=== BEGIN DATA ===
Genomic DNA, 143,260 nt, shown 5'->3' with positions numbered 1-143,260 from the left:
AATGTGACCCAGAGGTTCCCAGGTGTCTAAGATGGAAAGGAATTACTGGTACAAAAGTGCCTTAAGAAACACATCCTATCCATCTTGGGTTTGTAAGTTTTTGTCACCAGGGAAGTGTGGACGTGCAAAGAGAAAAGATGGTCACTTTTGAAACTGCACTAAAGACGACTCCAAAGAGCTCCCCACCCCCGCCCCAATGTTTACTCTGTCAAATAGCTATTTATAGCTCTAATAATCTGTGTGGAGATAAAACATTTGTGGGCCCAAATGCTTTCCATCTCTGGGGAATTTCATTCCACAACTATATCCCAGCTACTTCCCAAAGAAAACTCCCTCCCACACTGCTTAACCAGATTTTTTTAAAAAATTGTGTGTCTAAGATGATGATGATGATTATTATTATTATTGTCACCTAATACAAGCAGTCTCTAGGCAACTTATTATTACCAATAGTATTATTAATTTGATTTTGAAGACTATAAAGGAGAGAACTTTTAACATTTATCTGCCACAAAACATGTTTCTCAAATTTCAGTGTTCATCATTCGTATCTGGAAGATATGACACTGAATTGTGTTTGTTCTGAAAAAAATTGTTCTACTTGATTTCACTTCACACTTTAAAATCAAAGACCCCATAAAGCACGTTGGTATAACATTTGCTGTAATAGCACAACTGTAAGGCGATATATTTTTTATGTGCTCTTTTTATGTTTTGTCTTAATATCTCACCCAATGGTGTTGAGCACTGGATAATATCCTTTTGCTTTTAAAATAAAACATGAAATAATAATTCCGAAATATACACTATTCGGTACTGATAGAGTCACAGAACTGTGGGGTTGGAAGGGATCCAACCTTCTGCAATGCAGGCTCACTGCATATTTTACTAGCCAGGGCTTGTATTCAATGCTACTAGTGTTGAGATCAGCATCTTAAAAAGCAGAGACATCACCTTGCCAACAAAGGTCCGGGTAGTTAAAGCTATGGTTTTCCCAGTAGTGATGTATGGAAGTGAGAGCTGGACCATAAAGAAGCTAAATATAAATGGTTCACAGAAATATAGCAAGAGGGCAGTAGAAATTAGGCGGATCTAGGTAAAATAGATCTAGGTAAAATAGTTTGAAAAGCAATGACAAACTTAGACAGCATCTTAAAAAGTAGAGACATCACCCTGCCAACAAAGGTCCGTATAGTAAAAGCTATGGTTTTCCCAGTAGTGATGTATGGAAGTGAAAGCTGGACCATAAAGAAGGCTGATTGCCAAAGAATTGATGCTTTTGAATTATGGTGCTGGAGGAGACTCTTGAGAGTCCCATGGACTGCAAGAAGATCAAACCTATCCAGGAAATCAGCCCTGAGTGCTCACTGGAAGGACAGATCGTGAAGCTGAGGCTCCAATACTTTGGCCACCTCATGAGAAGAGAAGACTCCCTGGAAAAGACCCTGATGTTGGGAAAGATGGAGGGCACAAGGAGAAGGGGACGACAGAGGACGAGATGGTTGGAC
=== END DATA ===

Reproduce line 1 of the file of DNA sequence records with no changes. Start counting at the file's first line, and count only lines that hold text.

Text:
Genomic DNA, 143,260 nt, shown 5'->3' with positions numbered 1-143,260 from the left: